JACKSON, Miss. — Both candidates for Mississippi lieutenant governor say they will push to increase teacher pay and to make the operation of the state Senate more transparent.
Democratic state Rep. Jay Hughes of Oxford and Republican Secretary of State Delbert Hosemann of Jackson, who are both attorneys, debated Thursday night at the WJTV-TV studio in Jackson.
The winner of the Nov. 5 election will succeed Republican Tate Reeves, who has been lieutenant governor two terms and is now running for governor.
Hosemann said he has fulfilled promises during his three terms as secretary of state, and he believes that prepares him to be lieutenant governor.
Hughes said his life experiences will influence how he handles public policy. He said he was born into a poor family and worked in a variety of jobs, including as a truck driver and an oyster shucker, before he worked his way into hiring other people.
“While others were born with a silver spoon in their mouth, I was born with a plastic spoon in mine,” Hughes said, repeating a line he uses often while campaigning.
In response, Hosemann deadpanned: “I think if he was born with a plastic spoon in his mouth, that was probably difficult for his mother.”
Hosemann said he came from a house on a gravel road south of Vicksburg, and he and his wife “started with nothing” and worked hard.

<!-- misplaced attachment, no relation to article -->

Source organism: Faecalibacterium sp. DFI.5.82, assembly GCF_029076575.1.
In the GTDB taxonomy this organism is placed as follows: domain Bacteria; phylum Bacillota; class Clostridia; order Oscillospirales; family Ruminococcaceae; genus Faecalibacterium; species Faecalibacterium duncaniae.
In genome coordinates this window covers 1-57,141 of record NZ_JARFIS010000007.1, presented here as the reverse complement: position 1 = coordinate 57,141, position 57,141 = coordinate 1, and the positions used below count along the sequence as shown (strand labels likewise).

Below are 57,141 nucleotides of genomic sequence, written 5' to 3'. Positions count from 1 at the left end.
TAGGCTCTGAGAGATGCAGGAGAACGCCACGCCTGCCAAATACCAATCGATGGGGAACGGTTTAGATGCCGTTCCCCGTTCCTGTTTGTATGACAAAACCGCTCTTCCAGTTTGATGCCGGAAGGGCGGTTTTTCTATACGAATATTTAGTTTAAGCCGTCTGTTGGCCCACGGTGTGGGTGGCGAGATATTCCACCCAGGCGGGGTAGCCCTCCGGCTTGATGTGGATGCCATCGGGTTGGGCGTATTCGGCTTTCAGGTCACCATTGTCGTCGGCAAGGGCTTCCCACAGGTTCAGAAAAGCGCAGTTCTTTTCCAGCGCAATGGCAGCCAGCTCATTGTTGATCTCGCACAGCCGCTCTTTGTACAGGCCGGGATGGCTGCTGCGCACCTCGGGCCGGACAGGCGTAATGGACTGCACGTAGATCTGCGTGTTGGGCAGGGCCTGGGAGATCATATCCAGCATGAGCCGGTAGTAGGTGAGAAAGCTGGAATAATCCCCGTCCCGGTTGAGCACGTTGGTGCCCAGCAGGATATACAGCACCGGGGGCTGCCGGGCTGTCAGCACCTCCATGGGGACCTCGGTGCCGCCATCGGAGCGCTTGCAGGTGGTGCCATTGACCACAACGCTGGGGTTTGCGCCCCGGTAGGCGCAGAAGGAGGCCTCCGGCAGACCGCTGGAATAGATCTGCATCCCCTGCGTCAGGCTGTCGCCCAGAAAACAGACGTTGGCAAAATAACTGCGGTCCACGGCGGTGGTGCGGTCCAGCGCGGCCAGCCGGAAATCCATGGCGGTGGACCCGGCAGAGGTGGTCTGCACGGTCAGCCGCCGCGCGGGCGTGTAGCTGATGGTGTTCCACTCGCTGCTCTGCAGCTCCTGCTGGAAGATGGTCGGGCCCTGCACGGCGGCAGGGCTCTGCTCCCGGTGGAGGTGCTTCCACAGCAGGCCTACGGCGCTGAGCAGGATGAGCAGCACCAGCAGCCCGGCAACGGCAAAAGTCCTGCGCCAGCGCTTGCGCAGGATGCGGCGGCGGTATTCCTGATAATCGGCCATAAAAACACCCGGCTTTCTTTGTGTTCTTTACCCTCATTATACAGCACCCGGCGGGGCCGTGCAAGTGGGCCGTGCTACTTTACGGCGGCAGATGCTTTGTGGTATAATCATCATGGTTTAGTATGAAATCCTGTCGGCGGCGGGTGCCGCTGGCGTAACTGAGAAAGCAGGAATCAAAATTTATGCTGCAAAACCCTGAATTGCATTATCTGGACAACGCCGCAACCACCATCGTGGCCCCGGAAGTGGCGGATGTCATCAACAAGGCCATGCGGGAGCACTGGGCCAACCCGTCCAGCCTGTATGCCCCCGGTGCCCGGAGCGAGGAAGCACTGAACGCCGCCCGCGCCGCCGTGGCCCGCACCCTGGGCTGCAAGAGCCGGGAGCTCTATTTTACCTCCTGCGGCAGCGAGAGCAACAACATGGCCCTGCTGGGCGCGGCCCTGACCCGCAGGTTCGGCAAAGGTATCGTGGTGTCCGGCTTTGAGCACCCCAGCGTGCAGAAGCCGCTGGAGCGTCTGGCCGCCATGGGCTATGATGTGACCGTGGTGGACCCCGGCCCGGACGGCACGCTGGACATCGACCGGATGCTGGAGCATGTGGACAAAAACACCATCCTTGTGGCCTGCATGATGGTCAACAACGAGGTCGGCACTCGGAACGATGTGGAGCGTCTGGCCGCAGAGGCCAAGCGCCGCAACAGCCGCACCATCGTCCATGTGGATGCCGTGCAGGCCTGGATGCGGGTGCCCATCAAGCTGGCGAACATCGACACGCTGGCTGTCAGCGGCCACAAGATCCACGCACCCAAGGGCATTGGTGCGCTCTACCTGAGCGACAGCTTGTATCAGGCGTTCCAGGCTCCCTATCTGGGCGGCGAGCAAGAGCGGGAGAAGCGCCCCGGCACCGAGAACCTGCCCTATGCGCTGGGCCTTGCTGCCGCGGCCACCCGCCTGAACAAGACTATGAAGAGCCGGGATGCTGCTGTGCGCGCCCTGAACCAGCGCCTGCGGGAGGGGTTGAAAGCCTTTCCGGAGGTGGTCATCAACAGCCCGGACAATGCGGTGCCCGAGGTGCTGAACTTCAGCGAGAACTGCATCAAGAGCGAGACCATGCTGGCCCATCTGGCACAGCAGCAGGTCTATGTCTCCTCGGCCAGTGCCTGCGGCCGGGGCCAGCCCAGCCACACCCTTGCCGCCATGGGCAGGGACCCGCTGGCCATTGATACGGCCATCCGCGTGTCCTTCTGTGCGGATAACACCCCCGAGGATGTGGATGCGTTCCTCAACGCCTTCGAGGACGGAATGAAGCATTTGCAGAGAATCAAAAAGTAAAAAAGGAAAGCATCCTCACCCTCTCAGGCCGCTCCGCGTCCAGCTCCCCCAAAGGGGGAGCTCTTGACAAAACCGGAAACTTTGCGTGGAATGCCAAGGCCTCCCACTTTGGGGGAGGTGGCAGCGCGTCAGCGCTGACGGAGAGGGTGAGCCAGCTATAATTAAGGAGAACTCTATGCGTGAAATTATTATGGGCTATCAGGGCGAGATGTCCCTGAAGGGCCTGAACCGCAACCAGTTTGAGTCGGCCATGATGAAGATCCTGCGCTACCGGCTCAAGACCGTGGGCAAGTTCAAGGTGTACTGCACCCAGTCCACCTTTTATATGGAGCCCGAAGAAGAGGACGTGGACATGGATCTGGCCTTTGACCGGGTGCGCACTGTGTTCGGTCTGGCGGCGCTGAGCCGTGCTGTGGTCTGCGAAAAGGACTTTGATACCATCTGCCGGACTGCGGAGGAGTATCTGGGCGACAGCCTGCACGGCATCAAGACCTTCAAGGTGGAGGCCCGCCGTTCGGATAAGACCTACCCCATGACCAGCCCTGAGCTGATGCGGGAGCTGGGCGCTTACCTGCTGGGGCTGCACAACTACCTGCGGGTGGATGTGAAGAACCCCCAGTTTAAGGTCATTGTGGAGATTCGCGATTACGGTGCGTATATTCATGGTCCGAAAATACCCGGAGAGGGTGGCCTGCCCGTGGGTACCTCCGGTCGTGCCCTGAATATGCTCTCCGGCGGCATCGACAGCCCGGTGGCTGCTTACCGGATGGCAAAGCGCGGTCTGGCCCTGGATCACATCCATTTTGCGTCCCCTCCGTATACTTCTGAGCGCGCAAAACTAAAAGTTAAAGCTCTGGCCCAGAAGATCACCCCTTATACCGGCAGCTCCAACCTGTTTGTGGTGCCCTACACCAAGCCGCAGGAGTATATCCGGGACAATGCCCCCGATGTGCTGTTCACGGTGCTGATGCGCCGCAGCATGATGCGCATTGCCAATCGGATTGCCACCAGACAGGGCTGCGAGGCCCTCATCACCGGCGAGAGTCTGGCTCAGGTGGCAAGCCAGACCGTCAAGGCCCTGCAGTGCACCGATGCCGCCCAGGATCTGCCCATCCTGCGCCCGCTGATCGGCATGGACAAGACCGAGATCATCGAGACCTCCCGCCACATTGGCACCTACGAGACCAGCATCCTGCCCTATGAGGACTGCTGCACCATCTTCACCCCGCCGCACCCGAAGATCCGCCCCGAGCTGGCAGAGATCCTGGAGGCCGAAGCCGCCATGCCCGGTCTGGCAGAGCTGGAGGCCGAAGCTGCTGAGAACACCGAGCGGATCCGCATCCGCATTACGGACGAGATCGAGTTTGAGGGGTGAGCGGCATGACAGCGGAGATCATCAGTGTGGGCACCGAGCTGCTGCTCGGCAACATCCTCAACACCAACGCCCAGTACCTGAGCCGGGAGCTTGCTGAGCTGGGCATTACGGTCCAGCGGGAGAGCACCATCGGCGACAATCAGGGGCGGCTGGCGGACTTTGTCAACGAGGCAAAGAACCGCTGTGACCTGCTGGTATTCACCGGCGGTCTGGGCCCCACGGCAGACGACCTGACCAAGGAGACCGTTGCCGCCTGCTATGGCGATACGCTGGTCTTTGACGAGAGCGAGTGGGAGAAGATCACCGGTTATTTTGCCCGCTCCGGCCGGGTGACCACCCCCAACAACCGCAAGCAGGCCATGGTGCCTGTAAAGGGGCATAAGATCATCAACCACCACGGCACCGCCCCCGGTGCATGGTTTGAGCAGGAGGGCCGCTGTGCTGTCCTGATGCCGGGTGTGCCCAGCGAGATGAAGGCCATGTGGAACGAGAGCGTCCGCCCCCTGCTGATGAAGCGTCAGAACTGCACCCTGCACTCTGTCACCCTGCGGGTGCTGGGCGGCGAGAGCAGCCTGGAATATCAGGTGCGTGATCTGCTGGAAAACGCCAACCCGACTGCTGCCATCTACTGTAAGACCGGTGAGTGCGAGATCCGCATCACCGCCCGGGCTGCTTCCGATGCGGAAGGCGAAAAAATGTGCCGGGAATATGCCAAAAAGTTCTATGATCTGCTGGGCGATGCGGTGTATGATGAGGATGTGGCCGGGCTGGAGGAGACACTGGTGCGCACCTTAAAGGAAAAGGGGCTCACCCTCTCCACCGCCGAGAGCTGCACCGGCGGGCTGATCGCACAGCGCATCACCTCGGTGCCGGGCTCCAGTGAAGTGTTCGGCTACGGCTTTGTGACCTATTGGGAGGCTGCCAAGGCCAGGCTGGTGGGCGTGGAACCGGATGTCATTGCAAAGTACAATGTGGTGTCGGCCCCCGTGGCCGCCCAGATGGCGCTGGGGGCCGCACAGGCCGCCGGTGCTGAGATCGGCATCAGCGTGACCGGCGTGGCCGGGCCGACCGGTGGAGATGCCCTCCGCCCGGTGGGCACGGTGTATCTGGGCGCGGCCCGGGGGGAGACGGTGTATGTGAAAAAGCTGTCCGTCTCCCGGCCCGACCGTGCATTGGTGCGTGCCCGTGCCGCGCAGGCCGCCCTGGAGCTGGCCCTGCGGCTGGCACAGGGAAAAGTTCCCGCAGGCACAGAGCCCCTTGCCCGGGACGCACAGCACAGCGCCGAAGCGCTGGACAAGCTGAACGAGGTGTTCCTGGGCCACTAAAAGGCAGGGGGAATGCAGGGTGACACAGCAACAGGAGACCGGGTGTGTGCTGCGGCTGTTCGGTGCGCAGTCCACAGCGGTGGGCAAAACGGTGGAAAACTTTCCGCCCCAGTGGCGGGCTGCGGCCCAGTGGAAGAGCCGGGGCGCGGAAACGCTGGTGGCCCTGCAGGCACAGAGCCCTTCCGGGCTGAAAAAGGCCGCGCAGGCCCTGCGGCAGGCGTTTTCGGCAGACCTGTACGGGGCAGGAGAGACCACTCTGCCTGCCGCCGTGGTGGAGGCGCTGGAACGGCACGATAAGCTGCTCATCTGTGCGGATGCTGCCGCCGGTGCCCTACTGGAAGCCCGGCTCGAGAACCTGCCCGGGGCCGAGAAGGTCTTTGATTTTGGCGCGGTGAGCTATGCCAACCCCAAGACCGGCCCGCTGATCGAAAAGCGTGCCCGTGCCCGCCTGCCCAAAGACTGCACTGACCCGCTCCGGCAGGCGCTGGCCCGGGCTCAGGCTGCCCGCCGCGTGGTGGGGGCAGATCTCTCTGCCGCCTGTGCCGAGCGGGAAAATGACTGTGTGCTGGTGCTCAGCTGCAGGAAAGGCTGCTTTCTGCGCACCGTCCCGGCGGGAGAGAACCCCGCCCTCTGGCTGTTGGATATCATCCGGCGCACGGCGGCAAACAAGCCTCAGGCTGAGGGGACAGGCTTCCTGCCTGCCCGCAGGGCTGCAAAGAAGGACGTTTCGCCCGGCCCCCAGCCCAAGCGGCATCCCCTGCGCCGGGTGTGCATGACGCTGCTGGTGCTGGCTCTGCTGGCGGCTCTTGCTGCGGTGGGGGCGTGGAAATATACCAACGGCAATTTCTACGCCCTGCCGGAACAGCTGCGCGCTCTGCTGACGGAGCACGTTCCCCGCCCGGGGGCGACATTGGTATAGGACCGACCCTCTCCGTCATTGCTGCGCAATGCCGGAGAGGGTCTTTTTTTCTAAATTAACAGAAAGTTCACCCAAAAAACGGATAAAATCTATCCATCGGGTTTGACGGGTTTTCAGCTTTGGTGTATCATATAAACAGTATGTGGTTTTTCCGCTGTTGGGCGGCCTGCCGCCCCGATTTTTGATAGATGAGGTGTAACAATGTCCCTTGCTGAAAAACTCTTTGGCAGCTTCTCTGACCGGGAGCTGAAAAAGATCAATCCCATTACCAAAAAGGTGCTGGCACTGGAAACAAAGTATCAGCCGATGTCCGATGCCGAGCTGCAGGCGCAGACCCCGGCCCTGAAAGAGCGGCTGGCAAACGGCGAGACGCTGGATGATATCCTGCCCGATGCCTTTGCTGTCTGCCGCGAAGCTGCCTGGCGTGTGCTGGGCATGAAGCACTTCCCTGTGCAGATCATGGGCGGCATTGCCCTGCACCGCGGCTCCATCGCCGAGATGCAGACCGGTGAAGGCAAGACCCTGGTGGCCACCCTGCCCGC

Both candidates said Mississippi needs to improve the condition of highways and bridges. Hosemann said he would support giving counties the option to have a local increase on the tax on gasoline and diesel.
“Mississippi’s run in the counties. It’s not run in the Capitol,” Hosemann said.
Hughes said the state should give counties the sales tax money that’s collected from purchases people make online.
“Let the supervisors there deal with the bridges and infrastructure,” Hughes said.
Hosemann and Hughes were asked whether Mississippi should remove the Confederate battle emblem from the state flag. Both said if the flag design is reconsidered, it should be done by a statewide vote and not by the Legislature. People who voted in a 2001 election chose to keep the Confederate emblem.
“Mississippians will ask when they want to change their state flag,” Hosemann said. “I don’t think, really, the Legislature needs to be doing that.”
Hughes said he thinks the flag hurts Mississippi’s ability to attract jobs, but he said legislators should focus on issues like trying to alleviate poverty, improve schools and reduce the infant mortality rate.
As for the flag design, Hughes said: “It’s not up to me, personally, to make that change. That’s going to have to be by the people, or it will not be accepted by the people.”